<img src="https://ws.zoominfo.com/pixel/3Boo0dlfLgmkHo4wDUmY" width="1" height="1" style="display: none;">

The Trivialization of Safety in the Workplace

June 15, 2018 Warren Woermke Blog

A special thank you to Chuck Easterly of SAIF for allowing us to reference SAIF’s approach to safety culture and the Ansbro Safety Culture Spectrum. SAIF is a state-chartered workers’ compensation insurance company based in Oregon.

Education is a key driving force for the implementation of an effective safety culture in any workplace.  Often, insurance carriers and their associated safety services teams have a plethora of very comprehensive safety libraries, chalked full of important information.  These resource libraries consist of everything from training material and general safety information to very technical documentation that is applicable to only a select few clients.  Generally speaking, this information is quite helpful.  Unfortunately however, an issue that arises from the breadth of these safety libraries is that the individual resource or policy can become trivial amongst the massive amount of material available. 

Additionally, it is daunting to reflect on the sheer number of safety warnings and signs we encounter on a daily basis outside of our work lives.  Coffee cups have warnings that drinks are hot, gas stations have no smoking signs, and almost every cleaning product you own warns users that the product is poisonous, flammable, explosive, corrosive, or all of the above. In most cases the dangers involved are not equal, and it is no surprise that when constantly bombarded by these warnings, many of us begin to block them from our consciousness and even trivialize the dangers involved.

So how can we cut through the noise?  How can we ensure that safety messaging, and the gravity of safety messaging gets across to employers/employees? For this, let’s turn to an expert.

Chuck Easterly is the Director for SAIF’s Safe and Healthy Workplace Center. SAIF is Oregon's not-for-profit workers' compensation insurance company, and strives to make Oregon the safest and healthiest place to work. Prior to joining SAIF in 2002, Chuck spent 25 years with The Disneyland Resort® in Anaheim, CA, and two years with EBI Companies/Royal & Sun Alliance Insurance Group in Portland, OR.

During the 2017 Loss Control Summit, Chuck delivered an engaging presentation outlining how SAIF’s  team works to build stronger safety cultures at their policyholder’s workplaces. Safety culture needs to be actively managed, and SAIF utilizes the Ansbro Safety Culture Spectrum to guide their efforts throughout this process. The model examines six areas and provides short statements that describe an organization’s position on a scale from “reactive” to “comprehensive.” The six evaluation areas are listed below, of which the top three are SAIF’s primary focus because these are the foundational elements that create and drive the remaining three areas:

  • Leadership
  • Accountability
  • Employee involvement
  • Risk assessment
  • Programs, procedures, policies, and training
  • Materials, equipment, budget and environment

There are several reasons we love SAIF’s use of the Ansbro Safety Culture Spectrum, particularly in the context of safety trivialization. First, from a general standpoint, SAIF is concentrating on building a culture of safety. This approach emphasizes a sustainable system for injury and illness prevention that is much more effective than simply focusing on individual resources or training programs. For some more specific examples, let’s look at the three primary focus areas of the spectrum and some of the characteristics that indicate an organization in the comprehensive classification.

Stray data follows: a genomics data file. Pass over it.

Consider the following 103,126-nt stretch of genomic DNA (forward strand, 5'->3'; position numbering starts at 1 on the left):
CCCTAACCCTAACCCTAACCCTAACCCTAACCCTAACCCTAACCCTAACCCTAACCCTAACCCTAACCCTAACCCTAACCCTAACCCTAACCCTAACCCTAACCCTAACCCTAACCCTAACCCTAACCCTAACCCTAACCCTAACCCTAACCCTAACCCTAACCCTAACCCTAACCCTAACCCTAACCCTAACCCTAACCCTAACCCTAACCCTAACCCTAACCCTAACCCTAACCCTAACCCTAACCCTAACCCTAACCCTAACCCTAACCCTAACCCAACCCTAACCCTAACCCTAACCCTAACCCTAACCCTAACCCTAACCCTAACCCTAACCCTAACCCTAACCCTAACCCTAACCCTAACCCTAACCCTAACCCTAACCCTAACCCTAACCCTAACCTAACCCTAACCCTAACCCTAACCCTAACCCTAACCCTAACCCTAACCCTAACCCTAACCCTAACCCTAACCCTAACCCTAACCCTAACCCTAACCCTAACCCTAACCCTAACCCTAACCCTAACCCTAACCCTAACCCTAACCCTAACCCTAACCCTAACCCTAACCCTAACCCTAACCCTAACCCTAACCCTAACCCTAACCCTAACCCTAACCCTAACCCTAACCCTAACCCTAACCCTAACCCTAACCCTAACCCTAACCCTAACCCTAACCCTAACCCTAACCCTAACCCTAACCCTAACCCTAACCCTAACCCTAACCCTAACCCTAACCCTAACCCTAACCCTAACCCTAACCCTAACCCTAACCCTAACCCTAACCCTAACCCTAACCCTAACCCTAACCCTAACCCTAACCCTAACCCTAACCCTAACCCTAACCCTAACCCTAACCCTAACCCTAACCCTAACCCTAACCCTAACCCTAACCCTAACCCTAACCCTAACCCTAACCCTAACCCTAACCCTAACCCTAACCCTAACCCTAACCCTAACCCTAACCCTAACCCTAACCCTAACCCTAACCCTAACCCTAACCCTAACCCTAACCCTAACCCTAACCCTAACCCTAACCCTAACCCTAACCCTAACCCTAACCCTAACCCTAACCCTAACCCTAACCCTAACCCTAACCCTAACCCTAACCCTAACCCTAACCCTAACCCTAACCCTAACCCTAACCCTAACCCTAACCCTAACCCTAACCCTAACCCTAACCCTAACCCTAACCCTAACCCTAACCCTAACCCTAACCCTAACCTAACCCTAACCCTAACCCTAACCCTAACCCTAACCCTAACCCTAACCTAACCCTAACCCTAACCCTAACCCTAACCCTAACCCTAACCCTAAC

• Upholds mutual respect, trust, and open communication
    • Mutual respect and a shared desire for success leads to open communication and trust between management and employees. Effective leaders consider the impact on employees when making operational decisions and communicate the “why” behind various safety policies and practices, ensuring they are understood and not trivialized by employees
  • Values safety as a deeply ingrained habit
    • In cases where employees may have reservations regarding a particular policy or resource, a deeply ingrained habit of safety will increase the probability that an employee makes the safer decision regardless of their reservations


  • Promotes peer-to-peer coaching and observation in individuals and teams
    • This helps employees feel accountable to not only management, who may not always be present, but also to peers they see on a regular basis. In a comprehensive safety culture, employees not only feel responsible for their own safety, but they also feel responsible for the safety of others. This requires a mutual respect and trust between peers who agree to look out for one another. Furthermore, this diversifies the source of knowledge and coaching to reduce the likelihood of omissions or overlooked policies

Employee Involvement

  • Takes an active role in workplace improvement
    • Providing employees with a role in improvement will help ensure engagement, and that policies are developed and enforced in a manner that resonates with employees
  • Measures employee perceptions
    • It is imperative to understand employee perceptions, as only having a policy in place does not necessarily mean employees are behind it. Identifying gaps allows management to strategically focus their efforts, whether it be through new training, reconstructing policies, or simply holding an open discussion

The trivialization of safety is a prevalent issue in our modern world, and undoubtedly an issue that is difficult to navigate and contend with. However, we are confident that focusing efforts on fostering a culture of safety is one of the most effective ways to do so.

New Call-to-action


Other Recent Posts